First same-sex marriages take place in Scotland

Today, couples in Scotland can convert their civil partnerships into marriages for the first time

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Same-sex couples have made history today, by taking advantage of Scotland’s new law which allows them to convert their civil partnerships into marriages. 

Douglas Pretsell and Peter Gloster were the first couple to upgrade their civil partnership, at the British consulate in Sydney, BBC News reported.

Due to a minimum notice period of 15 days, the first same-sex ceremonies will not take place in Scotland until Hogmanay, or the 31st December.

The 11-hour time difference between Scotland and Australia allowed Pretsell, from Edinburgh, and Gloster, from Melbourne to formalise their marriage hours before registrars in the UK.

The pair have been together for seven years, and celebrated their civil partnership in the summer of 2010 at Fenton Tower in North Berwick, East Lothian.

Mr Pretsell told BBC Radio's Good Morning Scotland programme that the couple did not intend to be the first to use the new law, but were notified by the consulate that would be by coincidence.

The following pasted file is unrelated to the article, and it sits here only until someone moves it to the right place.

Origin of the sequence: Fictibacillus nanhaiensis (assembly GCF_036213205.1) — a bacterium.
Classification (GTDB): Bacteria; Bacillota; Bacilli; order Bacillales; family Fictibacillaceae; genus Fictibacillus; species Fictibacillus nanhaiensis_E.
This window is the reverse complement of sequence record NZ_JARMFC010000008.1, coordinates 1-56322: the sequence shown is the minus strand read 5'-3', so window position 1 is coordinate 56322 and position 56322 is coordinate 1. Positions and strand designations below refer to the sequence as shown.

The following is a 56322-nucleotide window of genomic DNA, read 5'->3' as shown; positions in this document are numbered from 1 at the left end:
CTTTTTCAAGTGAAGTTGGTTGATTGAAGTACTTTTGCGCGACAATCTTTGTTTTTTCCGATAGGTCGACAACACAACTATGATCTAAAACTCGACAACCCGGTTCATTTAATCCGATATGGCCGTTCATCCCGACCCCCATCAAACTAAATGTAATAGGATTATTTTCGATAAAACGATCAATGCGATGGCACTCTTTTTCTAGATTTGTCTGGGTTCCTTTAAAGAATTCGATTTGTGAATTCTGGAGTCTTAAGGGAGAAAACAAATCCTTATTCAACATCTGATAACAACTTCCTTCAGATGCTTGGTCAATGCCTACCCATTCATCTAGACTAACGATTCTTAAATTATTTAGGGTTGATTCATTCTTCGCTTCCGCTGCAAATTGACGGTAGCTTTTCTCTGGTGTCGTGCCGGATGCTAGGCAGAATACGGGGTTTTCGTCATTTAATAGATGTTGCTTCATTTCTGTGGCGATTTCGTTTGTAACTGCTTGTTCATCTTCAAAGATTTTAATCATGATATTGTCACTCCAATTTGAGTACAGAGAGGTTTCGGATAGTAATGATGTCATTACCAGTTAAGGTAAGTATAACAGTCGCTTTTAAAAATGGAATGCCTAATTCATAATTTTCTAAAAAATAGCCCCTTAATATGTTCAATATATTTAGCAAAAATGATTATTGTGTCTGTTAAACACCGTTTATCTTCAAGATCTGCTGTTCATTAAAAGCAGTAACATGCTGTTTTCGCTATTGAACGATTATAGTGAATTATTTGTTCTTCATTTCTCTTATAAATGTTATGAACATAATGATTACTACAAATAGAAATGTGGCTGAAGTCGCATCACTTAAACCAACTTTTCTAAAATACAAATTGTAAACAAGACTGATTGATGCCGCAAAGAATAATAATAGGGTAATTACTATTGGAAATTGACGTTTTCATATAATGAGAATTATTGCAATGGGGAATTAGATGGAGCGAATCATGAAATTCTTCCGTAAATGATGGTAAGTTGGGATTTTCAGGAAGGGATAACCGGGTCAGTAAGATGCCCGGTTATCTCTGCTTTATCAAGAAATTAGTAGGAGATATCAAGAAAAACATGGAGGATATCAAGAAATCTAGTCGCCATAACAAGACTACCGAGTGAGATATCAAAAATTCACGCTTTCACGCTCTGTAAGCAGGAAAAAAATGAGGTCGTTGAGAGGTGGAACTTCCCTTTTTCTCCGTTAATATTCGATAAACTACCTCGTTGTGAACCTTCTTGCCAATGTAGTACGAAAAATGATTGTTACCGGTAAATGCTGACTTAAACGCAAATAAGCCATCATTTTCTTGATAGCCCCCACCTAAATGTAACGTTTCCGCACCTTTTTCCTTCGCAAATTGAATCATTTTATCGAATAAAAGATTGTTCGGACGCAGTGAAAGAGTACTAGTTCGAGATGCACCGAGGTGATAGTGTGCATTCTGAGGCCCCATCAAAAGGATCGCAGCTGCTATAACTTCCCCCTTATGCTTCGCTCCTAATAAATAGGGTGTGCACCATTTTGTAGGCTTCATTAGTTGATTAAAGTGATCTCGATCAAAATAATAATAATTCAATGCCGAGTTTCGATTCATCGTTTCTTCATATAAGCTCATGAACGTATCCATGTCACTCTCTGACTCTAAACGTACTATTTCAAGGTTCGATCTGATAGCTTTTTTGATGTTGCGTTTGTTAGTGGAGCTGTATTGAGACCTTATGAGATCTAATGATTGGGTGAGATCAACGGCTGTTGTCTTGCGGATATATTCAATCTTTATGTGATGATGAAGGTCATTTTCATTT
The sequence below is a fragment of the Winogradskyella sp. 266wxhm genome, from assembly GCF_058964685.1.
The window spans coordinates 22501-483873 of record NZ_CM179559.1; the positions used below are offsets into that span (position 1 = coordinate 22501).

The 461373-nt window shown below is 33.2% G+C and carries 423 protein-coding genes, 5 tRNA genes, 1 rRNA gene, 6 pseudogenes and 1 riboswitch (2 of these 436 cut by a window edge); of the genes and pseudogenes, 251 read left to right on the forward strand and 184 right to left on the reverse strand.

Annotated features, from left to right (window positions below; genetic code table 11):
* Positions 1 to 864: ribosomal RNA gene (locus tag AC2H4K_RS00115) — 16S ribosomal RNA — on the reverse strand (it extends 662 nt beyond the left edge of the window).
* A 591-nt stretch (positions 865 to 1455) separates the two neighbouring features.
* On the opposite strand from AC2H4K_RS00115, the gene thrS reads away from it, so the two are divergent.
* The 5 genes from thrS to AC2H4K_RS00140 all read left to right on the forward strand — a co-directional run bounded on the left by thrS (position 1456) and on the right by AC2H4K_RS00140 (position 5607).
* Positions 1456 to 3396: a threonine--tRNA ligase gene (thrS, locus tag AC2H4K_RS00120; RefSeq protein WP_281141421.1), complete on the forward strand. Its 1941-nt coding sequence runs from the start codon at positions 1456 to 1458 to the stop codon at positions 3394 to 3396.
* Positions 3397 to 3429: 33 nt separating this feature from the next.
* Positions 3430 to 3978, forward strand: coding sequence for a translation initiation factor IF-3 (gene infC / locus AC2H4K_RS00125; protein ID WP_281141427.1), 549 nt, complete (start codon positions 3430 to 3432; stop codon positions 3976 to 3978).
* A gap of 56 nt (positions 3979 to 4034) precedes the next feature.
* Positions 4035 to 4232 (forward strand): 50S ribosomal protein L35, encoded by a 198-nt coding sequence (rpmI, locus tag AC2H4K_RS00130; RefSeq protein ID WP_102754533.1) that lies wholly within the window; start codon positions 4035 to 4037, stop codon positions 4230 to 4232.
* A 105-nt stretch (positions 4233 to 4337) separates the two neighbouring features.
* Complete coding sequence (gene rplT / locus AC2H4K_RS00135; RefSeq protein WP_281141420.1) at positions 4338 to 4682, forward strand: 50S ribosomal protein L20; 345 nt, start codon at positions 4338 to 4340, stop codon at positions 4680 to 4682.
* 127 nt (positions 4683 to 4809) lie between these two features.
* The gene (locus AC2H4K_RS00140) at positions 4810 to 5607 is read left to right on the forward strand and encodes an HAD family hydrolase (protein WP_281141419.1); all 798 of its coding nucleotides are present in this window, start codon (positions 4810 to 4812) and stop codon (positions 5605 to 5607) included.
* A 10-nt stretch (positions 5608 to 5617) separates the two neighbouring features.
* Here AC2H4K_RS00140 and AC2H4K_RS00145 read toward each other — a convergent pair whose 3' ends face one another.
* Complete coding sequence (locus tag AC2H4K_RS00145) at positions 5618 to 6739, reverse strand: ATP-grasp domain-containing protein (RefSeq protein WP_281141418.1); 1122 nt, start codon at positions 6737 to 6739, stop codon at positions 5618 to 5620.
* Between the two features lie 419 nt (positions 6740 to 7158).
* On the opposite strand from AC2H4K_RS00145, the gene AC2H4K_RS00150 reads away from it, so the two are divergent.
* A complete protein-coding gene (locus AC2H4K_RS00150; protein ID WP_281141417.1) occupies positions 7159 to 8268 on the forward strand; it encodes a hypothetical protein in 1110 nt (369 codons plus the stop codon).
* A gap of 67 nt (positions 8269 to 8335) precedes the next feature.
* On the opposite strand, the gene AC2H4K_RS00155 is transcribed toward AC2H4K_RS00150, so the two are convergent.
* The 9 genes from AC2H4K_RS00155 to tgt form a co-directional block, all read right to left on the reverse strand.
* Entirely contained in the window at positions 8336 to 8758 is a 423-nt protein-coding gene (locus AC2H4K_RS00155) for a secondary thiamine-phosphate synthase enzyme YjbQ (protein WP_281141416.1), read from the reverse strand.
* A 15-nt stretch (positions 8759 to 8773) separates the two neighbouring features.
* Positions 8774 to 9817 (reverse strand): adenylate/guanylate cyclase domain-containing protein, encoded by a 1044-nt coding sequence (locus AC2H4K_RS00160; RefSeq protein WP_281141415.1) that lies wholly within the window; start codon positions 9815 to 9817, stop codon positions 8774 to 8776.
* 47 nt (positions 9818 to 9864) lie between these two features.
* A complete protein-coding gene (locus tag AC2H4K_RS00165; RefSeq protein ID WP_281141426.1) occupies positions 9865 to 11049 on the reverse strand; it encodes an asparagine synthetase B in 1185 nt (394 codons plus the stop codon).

Later in the day, a couple identifying themselves only as Nick and Philip became the first couple in Scotland to become a married couple by converting their civil partnership.

"We're not outsiders anymore," Nick told BBC News.

Leanne and Marie Banks were also among the first round of couples to upgrade their civil partnerships, and became married at Dundee Registrar's office this morning. 

Others took to social media to celebrate the law coming into place.

In February, Scotland became the seventeenth country to legalise same-sex marriage, after the Scottish Parliament passed a law by a landslide 105 votes to 18.

Scotland has now caught up with England and Wales, where the first same-sex marriages ceremonies took place in March, and conversion began last week.

The Scottish Social Attitudes Survey reflects a shift in attitudes towards same-sex marriage in in Scotland. While in 2002, 41 per cent of Scots agreed with same-sex marriage, as many as 68 per cent showed their support in 2014,.

However, support is strongest in among members of younger generations, with 83 per cent of 18-24s in support of same-sex marriage, compared with 44 per cent of over 65s.